Prostate cancer surveillance questioned for African-Americans

July 1, 2013

A study of more than 1,800 men ages 52 to 62 years suggests that African-Americans diagnosed with very low-risk prostate cancers are much more likely than Caucasian men to actually have aggressive disease that goes unrecognized with current diagnostic approaches.

A study of more than 1,800 men ages 52 to 62 years suggests that African-Americans diagnosed with very low-risk prostate cancers are much more likely than Caucasian men to actually have aggressive disease that goes unrecognized with current diagnostic approaches.

Although prior studies have found it safe to delay treatment and monitor some presumably slow-growing or low-risk prostate cancers through active surveillance, such practice does not appear to be a good idea for African-American men, concluded researchers from Johns Hopkins University, Baltimore, who published their findings online in the Journal of Clinical Oncology (June 17, 2013).

“This study offers the most conclusive evidence to date that broad application of active surveillance recommendations may not be suitable for African-Americans,” said co-author Edward M. Schaeffer, MD, PhD. “This is critical information because if African-American men do have more aggressive cancers, as statistics would suggest, then simply monitoring even small cancers that are very low risk would not be a good idea because aggressive cancers are less likely to be cured. We think we are following a small, nonaggressive cancer, but in reality, this study highlights that in black men, these tumors are sometimes more aggressive than previously thought. It turns out that black men have a much higher chance of having a more aggressive tumor developing in a location that is not easily sampled by a standard prostate biopsy.”

The study also showed that the rate of increased pathologic risk, as measured by the Cancer of the Prostate Risk Assessment, was also significantly higher in African-Americans (14.8% vs. 6.9 %). Dr. Schaeffer and colleagues say their data suggest that very low-risk African-Americans have different regional distributions of their cancers and appear to also develop more high-grade cancers.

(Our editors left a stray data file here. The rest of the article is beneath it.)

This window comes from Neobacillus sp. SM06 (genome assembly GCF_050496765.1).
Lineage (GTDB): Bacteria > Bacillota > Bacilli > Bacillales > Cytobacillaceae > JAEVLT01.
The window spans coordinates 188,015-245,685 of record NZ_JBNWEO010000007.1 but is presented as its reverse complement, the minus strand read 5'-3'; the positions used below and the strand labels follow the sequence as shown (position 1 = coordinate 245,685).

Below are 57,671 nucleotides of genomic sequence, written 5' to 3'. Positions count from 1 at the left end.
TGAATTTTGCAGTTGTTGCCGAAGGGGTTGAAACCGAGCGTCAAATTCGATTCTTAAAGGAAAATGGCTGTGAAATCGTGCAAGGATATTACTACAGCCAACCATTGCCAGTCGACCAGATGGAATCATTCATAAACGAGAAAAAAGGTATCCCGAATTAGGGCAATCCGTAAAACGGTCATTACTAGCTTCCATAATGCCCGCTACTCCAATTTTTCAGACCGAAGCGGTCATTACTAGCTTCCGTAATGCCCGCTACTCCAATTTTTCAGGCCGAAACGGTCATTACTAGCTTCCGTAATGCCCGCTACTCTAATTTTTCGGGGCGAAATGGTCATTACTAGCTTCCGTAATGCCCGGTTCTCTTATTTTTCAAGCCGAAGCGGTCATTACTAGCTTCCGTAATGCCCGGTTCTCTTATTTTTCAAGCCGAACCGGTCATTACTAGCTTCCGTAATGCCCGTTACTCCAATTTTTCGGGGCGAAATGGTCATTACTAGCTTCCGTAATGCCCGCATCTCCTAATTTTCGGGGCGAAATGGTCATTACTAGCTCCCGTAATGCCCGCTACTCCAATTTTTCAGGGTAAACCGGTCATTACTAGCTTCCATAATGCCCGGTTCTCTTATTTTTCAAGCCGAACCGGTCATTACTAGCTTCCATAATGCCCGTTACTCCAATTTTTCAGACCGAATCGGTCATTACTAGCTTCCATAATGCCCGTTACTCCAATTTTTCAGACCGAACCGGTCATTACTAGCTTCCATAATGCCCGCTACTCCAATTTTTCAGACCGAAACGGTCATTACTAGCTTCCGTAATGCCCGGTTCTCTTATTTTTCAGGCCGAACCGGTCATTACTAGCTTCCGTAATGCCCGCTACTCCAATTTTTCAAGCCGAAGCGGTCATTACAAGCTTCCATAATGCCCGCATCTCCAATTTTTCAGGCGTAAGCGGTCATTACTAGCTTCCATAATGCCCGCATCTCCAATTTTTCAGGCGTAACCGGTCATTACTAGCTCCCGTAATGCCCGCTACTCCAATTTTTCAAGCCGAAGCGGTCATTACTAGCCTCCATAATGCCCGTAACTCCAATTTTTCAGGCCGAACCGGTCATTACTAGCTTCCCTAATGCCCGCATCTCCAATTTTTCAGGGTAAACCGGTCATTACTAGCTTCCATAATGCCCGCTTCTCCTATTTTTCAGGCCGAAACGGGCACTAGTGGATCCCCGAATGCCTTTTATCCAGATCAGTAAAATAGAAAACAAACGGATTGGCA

All study participants, of whom 1,473 were Caucasian and 256 African-American, met current National Comprehensive Cancer Network criteria for very low-risk prostate cancer, and were thus good candidates for active surveillance. The study showed that preoperative characteristics were similar for very low-risk Caucasians and African-Americans, although African-American men had slightly worse Charlson comorbidity index scores. Detailed analysis showed that African-American men had a lower rate of organ-confined cancers (87.9% vs. 91.0%), a higher rate of Gleason score upgrading (27.3% vs. 14.4%), and a significantly higher hazard of PSA-defined biochemical recurrence of prostate cancer.

Dr. Schaeffer said the study’s main limitation is that it is a retrospective analysis of the experience of a single academic medical center.

“The results of our study do not support the universal rejection of AS in black men, but, rather, should promote future studies to address whether alternate race-specific surveillance entry criteria should be used for African-American men to ensure oncologic parity with their white counterparts.”

Related Content

What's your comfort level with active surveillance for low-risk prostate cancer?

Active surveillance an evolving approach for low-risk prostate cancer